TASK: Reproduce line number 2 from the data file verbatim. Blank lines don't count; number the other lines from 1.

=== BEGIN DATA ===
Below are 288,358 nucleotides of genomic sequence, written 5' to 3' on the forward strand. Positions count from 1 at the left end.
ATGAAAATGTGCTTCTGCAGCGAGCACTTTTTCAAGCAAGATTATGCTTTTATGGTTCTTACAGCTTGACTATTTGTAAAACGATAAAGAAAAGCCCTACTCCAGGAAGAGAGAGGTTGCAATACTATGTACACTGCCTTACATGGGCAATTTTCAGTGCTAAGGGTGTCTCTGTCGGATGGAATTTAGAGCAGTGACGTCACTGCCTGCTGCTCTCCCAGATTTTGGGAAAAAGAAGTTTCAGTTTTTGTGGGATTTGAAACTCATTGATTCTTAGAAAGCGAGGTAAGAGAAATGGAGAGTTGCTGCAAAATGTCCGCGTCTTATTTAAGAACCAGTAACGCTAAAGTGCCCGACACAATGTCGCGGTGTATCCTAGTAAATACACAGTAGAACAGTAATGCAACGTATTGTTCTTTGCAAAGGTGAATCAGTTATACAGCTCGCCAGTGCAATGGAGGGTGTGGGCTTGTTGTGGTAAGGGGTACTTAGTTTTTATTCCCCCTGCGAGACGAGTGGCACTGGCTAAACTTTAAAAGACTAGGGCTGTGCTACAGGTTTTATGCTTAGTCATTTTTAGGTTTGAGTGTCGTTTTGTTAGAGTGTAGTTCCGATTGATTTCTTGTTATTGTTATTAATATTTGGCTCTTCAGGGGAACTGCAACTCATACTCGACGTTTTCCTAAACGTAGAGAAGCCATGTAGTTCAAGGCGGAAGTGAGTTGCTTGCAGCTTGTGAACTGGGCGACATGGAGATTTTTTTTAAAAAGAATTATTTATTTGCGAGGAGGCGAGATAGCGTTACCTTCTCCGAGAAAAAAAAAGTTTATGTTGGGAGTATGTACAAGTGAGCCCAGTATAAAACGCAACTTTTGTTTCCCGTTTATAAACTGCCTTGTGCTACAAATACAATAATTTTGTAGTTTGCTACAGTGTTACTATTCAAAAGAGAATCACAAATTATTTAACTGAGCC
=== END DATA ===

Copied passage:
ATGAAAATGTGCTTCTGCAGCGAGCACTTTTTCAAGCAAGATTATGCTTTTATGGTTCTTACAGCTTGACTATTTGTAAAACGATAAAGAAAAGCCCTACTCCAGGAAGAGAGAGGTTGCAATACTATGTACACTGCCTTACATGGGCAATTTTCAGTGCTAAGGGTGTCTCTGTCGGATGGAATTTAGAGCAGTGACGTCACTGCCTGCTGCTCTCCCAGATTTTGGGAAAAAGAAGTTTCAGTTTTTGTGGGATTTGAAACTCATTGATTCTTAGAAAGCGAGGTAAGAGAAATGGAGAGTTGCTGCAAAATGTCCGCGTCTTATTTAAGAACCAGTAACGCTAAAGTGCCCGACACAATGTCGCGGTGTATCCTAGTAAATACACAGTAGAACAGTAATGCAACGTATTGTTCTTTGCAAAGGTGAATCAGTTATACAGCTCGCCAGTGCAATGGAGGGTGTGGGCTTGTTGTGGTAAGGGGTACTTAGTTTTTATTCCCCCTGCGAGACGAGTGGCACTGGCTAAACTTTAAAAGACTAGGGCTGTGCTACAGGTTTTATGCTTAGTCATTTTTAGGTTTGAGTGTCGTTTTGTTAGAGTGTAGTTCCGATTGATTTCTTGTTATTGTTATTAATATTTGGCTCTTCAGGGGAACTGCAACTCATACTCGACGTTTTCCTAAACGTAGAGAAGCCATGTAGTTCAAGGCGGAAGTGAGTTGCTTGCAGCTTGTGAACTGGGCGACATGGAGATTTTTTTTAAAAAGAATTATTTATTTGCGAGGAGGCGAGATAGCGTTACCTTCTCCGAGAAAAAAAAAGTTTATGTTGGGAGTATGTACAAGTGAGCCCAGTATAAAACGCAACTTTTGTTTCCCGTTTATAAACTGCCTTGTGCTACAAATACAATAATTTTGTAGTTTGCTACAGTGTTACTATTCAAAAGAGAATCACAAATTATTTAACTGAGCC